Cluster Munition Ban Policy

Last updated: 13 September 2021


Cyprus signed the convention in 2009 and last progressed towards ratifying in 2013. It was one of just two signatories to the convention to abstain from the December 2020 vote on a key annual United Nations (UN) resolution promoting the implementation of the convention. Cyprus has participated in several meetings of the convention, most recently in November 2020.

Cyprus stated that it has never used or produced cluster munitions. It transferred a stockpile of 3,760 cluster munitions to Bulgaria in 2014 that were destroyed in 2018–2019. It has not indicated if this constituted destruction of all of its stocks.


The Republic of Cyprus signed the Convention on Cluster Munitions on 23 September 2009.

In November 2020, Cyprus repeated its long-held position that it will not ratify the convention until it resolves “the abnormal security situation on the island.”[1] In 2011, Cyprus said it pledged to ratify the convention after securing parliamentary approval.[2] However, in 2013, Cyprus said that ratification of the convention had been put “on hold.”[3] Since then the Ministry of Foreign Affairs has responded to queries on the status of the ratification by raising its objection to “the fact that Turkey, whose occupation forces have been stationed illegally on Cyprus since 1974, has not yet joined the convention.”[4]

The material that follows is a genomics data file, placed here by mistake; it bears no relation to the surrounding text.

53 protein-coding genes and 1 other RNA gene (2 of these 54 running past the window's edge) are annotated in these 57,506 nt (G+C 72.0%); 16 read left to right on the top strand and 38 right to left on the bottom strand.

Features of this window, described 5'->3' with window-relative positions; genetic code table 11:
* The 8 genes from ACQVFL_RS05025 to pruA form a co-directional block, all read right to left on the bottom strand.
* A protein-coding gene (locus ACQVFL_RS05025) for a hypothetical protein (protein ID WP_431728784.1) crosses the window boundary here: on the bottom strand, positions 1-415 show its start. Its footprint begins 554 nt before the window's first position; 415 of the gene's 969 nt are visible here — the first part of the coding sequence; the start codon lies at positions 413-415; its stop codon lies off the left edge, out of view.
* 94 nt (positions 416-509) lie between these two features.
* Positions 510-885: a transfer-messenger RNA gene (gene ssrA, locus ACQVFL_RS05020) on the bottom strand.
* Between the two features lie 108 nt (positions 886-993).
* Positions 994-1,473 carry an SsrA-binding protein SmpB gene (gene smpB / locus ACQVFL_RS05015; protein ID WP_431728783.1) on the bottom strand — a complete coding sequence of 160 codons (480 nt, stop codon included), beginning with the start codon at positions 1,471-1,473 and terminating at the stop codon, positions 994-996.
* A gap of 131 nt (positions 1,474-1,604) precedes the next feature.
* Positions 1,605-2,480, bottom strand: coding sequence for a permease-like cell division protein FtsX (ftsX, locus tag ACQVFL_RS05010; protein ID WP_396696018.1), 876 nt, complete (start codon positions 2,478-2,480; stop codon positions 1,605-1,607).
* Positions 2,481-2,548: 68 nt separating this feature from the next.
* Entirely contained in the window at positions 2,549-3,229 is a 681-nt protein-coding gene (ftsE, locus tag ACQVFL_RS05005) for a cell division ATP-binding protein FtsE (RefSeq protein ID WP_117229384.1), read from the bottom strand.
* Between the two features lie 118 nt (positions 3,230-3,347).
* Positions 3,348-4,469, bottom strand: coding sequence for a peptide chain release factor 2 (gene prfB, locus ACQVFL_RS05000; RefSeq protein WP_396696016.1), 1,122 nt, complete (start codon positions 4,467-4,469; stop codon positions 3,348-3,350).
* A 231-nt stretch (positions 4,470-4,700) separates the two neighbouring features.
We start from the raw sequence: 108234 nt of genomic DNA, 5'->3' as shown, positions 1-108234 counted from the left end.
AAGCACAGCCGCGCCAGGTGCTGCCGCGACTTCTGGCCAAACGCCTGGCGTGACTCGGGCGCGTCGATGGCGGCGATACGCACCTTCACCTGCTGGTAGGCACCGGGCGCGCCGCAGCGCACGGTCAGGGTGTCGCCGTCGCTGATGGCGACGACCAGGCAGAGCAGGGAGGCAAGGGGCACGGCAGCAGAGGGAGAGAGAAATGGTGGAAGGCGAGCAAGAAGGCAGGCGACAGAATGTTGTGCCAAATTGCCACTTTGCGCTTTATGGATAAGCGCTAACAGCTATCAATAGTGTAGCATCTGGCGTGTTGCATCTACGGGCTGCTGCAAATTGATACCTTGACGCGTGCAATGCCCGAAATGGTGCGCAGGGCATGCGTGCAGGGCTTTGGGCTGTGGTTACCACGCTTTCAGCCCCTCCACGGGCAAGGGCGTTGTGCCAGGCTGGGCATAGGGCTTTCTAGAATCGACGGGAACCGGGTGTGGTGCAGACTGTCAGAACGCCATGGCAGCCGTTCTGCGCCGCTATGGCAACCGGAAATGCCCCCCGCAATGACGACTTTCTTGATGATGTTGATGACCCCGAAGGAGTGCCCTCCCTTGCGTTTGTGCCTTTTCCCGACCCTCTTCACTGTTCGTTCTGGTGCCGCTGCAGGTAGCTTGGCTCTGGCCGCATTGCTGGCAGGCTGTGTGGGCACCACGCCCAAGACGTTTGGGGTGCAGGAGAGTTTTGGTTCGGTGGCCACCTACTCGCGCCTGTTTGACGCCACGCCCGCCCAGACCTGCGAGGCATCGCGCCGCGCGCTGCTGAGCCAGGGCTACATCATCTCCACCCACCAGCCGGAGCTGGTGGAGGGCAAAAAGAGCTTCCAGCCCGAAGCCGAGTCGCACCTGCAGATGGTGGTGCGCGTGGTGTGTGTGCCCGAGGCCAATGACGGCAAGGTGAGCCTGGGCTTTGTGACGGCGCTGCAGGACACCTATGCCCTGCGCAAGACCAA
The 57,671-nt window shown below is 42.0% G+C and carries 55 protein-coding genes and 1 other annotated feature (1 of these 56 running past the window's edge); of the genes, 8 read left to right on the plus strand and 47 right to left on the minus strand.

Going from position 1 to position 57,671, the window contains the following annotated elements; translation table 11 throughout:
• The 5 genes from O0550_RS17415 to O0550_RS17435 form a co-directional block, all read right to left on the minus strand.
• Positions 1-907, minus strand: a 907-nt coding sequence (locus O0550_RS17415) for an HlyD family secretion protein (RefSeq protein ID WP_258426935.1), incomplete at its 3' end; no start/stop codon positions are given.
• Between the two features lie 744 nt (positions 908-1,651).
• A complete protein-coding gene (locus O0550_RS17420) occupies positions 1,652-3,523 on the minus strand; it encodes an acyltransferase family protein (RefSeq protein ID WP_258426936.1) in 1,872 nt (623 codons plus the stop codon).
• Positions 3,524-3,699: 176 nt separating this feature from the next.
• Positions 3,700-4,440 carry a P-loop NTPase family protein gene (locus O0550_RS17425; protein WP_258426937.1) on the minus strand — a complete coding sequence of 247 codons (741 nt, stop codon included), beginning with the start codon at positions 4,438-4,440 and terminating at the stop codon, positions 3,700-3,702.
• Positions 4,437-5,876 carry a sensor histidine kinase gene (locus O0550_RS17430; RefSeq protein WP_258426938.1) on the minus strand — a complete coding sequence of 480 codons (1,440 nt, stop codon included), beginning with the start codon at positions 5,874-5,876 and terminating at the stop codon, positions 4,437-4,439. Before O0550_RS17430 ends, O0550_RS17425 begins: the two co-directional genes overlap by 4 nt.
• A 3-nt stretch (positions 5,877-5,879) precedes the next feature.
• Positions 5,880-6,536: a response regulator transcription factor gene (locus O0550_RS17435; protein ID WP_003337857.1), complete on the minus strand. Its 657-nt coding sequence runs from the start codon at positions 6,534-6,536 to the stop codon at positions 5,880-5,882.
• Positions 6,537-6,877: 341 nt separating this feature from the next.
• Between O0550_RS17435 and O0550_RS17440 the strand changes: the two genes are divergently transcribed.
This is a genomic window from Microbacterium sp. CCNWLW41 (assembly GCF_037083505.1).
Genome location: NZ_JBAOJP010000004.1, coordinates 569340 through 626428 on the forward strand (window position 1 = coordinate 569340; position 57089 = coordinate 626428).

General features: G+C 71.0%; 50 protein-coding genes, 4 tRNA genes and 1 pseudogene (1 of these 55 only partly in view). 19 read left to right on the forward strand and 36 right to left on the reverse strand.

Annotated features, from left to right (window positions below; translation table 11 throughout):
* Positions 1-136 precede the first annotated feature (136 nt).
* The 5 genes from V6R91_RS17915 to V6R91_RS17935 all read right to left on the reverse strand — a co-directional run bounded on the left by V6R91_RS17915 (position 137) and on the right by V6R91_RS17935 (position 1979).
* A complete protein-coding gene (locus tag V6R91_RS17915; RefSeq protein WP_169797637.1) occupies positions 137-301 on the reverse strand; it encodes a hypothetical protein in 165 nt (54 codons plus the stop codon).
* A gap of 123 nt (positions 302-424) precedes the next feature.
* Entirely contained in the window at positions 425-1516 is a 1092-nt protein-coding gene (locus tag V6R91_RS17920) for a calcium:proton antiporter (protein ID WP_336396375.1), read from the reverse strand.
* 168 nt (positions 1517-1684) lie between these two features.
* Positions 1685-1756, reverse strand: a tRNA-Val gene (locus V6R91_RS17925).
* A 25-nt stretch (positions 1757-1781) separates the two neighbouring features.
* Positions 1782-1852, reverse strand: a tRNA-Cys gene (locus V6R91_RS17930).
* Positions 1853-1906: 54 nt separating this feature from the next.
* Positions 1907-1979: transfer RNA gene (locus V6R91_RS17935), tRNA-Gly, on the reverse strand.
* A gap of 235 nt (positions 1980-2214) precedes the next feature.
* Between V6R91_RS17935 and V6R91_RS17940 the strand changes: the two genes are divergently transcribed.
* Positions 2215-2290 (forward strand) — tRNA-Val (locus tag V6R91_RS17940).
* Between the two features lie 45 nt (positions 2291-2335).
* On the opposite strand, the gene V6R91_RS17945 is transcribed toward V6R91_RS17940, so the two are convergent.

Cyprus participated in one international conference of the Oslo Process to develop the convention text in Vienna in December 2007. However, it attended the formal negotiations of the convention in Dublin in May 2008 and the Convention on Cluster Munitions Signing Conference in Oslo in December 2008 only as an observer.

Cyprus subsequently signed the convention at the UN in New York in September 2009, becoming the 100th signatory to the convention.

Cyprus has participated in several meetings of States Parties of the convention, most recently the first part of the Convention on Cluster Munitions Second Review Conference held virtually in November 2020.[5]

In December 2020, Cyprus was one of only two signatoriesto the Convention on Cluster Munitions to abstain from the vote on UN General Assembly (UNGA) Resolution 75/62, which calls on all states outside the convention to “join as soon as possible.”[6] Cyprus has abstained from voting on the annual UNGA resolution promoting the convention since it was first introduced in 2015. Each year, Cyprus explains that its abstention is due to its “abnormal security situation.”